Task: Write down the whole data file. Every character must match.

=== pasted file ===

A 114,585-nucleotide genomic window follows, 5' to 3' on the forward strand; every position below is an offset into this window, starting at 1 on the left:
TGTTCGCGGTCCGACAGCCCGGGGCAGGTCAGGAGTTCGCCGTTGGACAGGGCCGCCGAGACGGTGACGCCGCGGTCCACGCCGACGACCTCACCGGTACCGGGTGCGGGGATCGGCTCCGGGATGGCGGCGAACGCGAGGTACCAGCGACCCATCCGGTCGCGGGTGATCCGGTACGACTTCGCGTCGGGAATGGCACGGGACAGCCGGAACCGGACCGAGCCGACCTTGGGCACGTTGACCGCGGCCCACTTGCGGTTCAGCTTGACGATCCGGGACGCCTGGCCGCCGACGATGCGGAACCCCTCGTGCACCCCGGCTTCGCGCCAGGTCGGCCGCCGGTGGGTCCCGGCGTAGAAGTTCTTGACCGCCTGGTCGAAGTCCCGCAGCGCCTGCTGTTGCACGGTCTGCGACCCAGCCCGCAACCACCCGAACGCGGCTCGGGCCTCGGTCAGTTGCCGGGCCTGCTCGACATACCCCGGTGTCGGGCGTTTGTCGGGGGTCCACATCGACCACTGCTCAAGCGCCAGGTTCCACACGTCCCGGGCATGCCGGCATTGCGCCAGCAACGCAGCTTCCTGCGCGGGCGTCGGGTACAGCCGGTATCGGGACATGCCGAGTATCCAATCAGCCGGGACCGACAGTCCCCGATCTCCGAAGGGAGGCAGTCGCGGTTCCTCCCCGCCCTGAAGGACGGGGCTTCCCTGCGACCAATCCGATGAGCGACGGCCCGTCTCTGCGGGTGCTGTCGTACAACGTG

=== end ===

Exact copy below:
A 114,585-nucleotide genomic window follows, 5' to 3' on the forward strand; every position below is an offset into this window, starting at 1 on the left:
TGTTCGCGGTCCGACAGCCCGGGGCAGGTCAGGAGTTCGCCGTTGGACAGGGCCGCCGAGACGGTGACGCCGCGGTCCACGCCGACGACCTCACCGGTACCGGGTGCGGGGATCGGCTCCGGGATGGCGGCGAACGCGAGGTACCAGCGACCCATCCGGTCGCGGGTGATCCGGTACGACTTCGCGTCGGGAATGGCACGGGACAGCCGGAACCGGACCGAGCCGACCTTGGGCACGTTGACCGCGGCCCACTTGCGGTTCAGCTTGACGATCCGGGACGCCTGGCCGCCGACGATGCGGAACCCCTCGTGCACCCCGGCTTCGCGCCAGGTCGGCCGCCGGTGGGTCCCGGCGTAGAAGTTCTTGACCGCCTGGTCGAAGTCCCGCAGCGCCTGCTGTTGCACGGTCTGCGACCCAGCCCGCAACCACCCGAACGCGGCTCGGGCCTCGGTCAGTTGCCGGGCCTGCTCGACATACCCCGGTGTCGGGCGTTTGTCGGGGGTCCACATCGACCACTGCTCAAGCGCCAGGTTCCACACGTCCCGGGCATGCCGGCATTGCGCCAGCAACGCAGCTTCCTGCGCGGGCGTCGGGTACAGCCGGTATCGGGACATGCCGAGTATCCAATCAGCCGGGACCGACAGTCCCCGATCTCCGAAGGGAGGCAGTCGCGGTTCCTCCCCGCCCTGAAGGACGGGGCTTCCCTGCGACCAATCCGATGAGCGACGGCCCGTCTCTGCGGGTGCTGTCGTACAACGTG